An electromechanical phase grating with a much faster response time can be made of suspended micromechanical ribbon elements, as described in U.S. Pat. No. 5,311,360 issued May 10, 1994, to Bloom et al. This device, also known as a grating light valve (GLV), can be fabricated with CMOS-like processes on silicon. Improvements in the device were later described by Bloom et al. that included: 1) patterned raised areas beneath the ribbons to minimize contact area to obviate stiction between the ribbons and the substrate, and 2) an alternative device design in which the spacing between ribbons was decreased and alternate ribbons were actuated to produce good contrast; see U.S. Pat. No. 5,459,610 issued Oct. 17, 1995. Bloom et al. also presented a method for fabricating the device; see U.S. Pat. No. 5,677,783 issued Oct. 14, 1997. With linear GLV arrays of this type, the diffraction direction is not perpendicular to the array direction, which increases the complexity of the optical system required for separation of the diffracted orders. Furthermore, the active region of the array is relatively narrow requiring good alignment of line illumination over the entire length of the array, typically to within 10-30 microns over a few centimeters of length. The line illumination then also needs to be very straight over the entire linear array.

There is a need therefore for a linear array of grating devices that has a large active region with the diffraction direction perpendicular to the array direction. Furthermore, the device must be able to diffract light efficiently into discrete orders while having high contrast and high speed. Additionally, the device fabrication must be compatible with CMOS-like processes.

SUMMARY OF THE INVENTION

The need is met according to the present invention by providing an electromechanical conformal grating device having a period A, that includes: an elongated ribbon element including a light reflective surface; a pair of end supports for supporting the elongated ribbon element at both ends over a substrate; an intermediate support; and means for applying a force to the elongated ribbon element to cause the element to deform between first and second operating states, where in the second operating state the elongated ribbon element mechanically conforms to the intermediate support forming a conformal grating having alternating raised and lowered portions, and wherein the length of the raised and lowered portions are substantially equal.

BRIEF DESCRIPTION OF THE DRAWINGS

FIG. 1 is a perspective, partially cut-away view of a spatial light modulator with electromechanical conformal grating devices, showing two devices in a linear array;

FIG. 2 is a top view of a spatial light modulator with electromechanical conformal grating devices, showing four individually operable devices in a linear array;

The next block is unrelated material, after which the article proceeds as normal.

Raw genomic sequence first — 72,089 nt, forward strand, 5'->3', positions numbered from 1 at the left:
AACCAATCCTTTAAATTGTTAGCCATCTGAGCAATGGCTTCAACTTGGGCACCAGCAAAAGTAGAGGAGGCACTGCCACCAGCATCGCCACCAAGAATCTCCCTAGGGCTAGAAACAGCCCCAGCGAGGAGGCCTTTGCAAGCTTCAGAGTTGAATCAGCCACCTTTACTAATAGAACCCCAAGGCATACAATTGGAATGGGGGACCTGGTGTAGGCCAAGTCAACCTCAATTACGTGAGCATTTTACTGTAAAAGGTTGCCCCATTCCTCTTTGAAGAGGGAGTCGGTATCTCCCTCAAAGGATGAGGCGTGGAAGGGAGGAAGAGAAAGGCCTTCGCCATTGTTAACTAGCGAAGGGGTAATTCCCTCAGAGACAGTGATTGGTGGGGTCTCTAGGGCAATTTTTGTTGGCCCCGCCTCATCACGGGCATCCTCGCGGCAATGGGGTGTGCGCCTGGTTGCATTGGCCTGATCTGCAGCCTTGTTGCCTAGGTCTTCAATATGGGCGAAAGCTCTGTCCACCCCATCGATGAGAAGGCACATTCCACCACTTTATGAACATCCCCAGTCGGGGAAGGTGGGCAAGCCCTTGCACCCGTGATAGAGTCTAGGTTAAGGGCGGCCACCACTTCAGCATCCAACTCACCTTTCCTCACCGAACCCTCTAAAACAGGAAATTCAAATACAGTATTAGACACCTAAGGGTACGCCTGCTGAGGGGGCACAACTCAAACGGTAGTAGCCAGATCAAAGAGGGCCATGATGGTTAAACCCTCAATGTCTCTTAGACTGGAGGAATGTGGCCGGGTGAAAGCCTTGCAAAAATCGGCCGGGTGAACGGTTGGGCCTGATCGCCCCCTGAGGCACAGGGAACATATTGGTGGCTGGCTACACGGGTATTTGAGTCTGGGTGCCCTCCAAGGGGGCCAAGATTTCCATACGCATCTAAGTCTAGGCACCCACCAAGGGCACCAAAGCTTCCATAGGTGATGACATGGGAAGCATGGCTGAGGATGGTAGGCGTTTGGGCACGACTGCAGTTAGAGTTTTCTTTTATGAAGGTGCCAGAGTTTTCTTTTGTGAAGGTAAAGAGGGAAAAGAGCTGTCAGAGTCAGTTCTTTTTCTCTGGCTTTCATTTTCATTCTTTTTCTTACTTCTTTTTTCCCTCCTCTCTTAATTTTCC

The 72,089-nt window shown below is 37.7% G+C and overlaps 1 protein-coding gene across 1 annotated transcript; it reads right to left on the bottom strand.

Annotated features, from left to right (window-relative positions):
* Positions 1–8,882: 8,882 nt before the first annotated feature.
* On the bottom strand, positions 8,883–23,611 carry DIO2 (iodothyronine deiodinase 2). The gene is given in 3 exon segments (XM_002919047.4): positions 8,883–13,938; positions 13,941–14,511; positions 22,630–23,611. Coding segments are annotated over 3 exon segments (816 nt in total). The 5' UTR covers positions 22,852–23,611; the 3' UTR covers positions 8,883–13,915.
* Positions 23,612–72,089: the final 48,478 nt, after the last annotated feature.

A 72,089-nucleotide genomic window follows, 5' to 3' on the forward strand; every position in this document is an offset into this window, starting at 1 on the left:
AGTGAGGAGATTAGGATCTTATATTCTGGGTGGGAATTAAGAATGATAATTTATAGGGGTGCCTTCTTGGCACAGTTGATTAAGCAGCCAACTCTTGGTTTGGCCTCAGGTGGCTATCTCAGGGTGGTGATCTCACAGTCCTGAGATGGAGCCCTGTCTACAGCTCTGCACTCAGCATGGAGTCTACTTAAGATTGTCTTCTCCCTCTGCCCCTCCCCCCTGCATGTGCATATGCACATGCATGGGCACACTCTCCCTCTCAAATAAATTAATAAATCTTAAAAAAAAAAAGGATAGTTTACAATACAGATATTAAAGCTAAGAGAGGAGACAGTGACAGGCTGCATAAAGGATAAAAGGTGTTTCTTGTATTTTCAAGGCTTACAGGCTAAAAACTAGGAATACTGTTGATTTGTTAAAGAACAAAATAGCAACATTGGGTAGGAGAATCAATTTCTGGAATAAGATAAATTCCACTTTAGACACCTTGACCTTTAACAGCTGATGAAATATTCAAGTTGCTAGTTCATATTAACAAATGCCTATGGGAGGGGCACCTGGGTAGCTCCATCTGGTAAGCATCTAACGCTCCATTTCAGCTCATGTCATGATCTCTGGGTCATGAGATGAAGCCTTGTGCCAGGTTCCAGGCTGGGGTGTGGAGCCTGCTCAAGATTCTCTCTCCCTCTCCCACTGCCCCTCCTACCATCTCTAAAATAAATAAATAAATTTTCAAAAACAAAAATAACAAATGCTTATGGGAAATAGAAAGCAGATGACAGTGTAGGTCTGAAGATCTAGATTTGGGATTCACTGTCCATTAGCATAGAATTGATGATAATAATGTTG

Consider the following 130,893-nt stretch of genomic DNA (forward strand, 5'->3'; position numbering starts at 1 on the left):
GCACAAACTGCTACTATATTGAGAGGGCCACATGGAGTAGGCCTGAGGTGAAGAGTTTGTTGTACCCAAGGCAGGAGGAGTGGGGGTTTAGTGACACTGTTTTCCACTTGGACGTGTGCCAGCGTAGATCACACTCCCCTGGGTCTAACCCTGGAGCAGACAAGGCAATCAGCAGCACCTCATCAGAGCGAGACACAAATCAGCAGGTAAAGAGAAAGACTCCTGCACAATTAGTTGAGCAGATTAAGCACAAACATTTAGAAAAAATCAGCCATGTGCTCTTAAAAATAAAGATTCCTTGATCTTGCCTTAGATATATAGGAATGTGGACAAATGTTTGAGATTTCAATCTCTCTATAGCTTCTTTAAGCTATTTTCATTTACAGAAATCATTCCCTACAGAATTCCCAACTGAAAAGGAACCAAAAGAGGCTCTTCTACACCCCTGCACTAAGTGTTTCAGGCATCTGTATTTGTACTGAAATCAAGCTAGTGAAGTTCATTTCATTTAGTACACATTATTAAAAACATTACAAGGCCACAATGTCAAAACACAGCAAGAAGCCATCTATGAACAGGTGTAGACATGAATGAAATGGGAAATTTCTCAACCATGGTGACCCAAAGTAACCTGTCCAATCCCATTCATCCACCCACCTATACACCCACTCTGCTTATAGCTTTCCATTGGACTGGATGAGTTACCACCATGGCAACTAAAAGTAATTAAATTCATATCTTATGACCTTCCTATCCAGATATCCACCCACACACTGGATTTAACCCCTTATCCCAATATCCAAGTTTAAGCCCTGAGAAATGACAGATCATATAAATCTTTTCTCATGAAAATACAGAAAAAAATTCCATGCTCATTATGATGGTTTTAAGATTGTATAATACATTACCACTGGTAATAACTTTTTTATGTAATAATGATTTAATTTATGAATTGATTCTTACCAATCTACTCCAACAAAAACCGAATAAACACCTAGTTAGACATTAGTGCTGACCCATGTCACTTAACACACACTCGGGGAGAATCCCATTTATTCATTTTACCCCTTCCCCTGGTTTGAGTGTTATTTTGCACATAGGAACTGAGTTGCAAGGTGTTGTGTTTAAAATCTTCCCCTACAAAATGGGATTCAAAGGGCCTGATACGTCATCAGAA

FIGS. 3a and 3 b are cross-sectional views through line 33 in FIG. 2, showing the operation of an electromechanical conformal grating device in an unactuated state and an actuated state, respectively;

FIGS. 4a and 4 b are cross-sectional views through line 44 in FIG. 2 showing the device in an unactuated state and an actuated state, respectively;

FIG. 5 is a plot showing ribbon element position as a function of applied voltage;

FIG. 6 is a plot showing the ribbon element profile in an actuate state;

FIG. 7 is a plot showing diffraction efficiency of the conformal grating device as a function of support width for various diffracted order combinations;

FIG. 8 is a plot showing the ribbon element profile in an actuate state for a device with increased diffraction efficiency;

FIG. 9 is a top view of an alternate embodiment of the spatial light modulator;

FIG. 10 is a cross-sectional view through line 33 in FIG. 9 for a conformal grating device that is manufactured with protruding intermediate supports resulting in a reduced contrast;

FIGS. 11a through 11 c are top views of different intermediate support geometries; and

FIG. 12 is a side view of a conformal grating device with the intermediate supports subdivided into two sub-supports.

DETAILED DESCRIPTION OF THE INVENTION

The grating structure in a GLV is defined by the patterning of the ribbon elements. A completely different class of electromechanical grating devices may be obtained by defining a grating structure in the supports below elongated ribbon elements. These conformal grating devices function on the principle of a hidden grating. In the unactuated state, the grating structure is completely hidden from view and the device functions as a mirror. In the actuated state, the elongated ribbon elements deform to reveal the grating structure of the supports, thus generating a partially conformal diffraction grating. Conformal grating devices are therefore similar in function to metallized elastomer gel gratings, but have the high speed capabilities of GLVs. In addition, fabrication is compatible with CMOS-like processes. Some conformal grating devices do not have the maximum possible optical efficiency and contrast because the support structure below the elongated ribbon elements may not be optimal. There is a need therefore for a better support structure.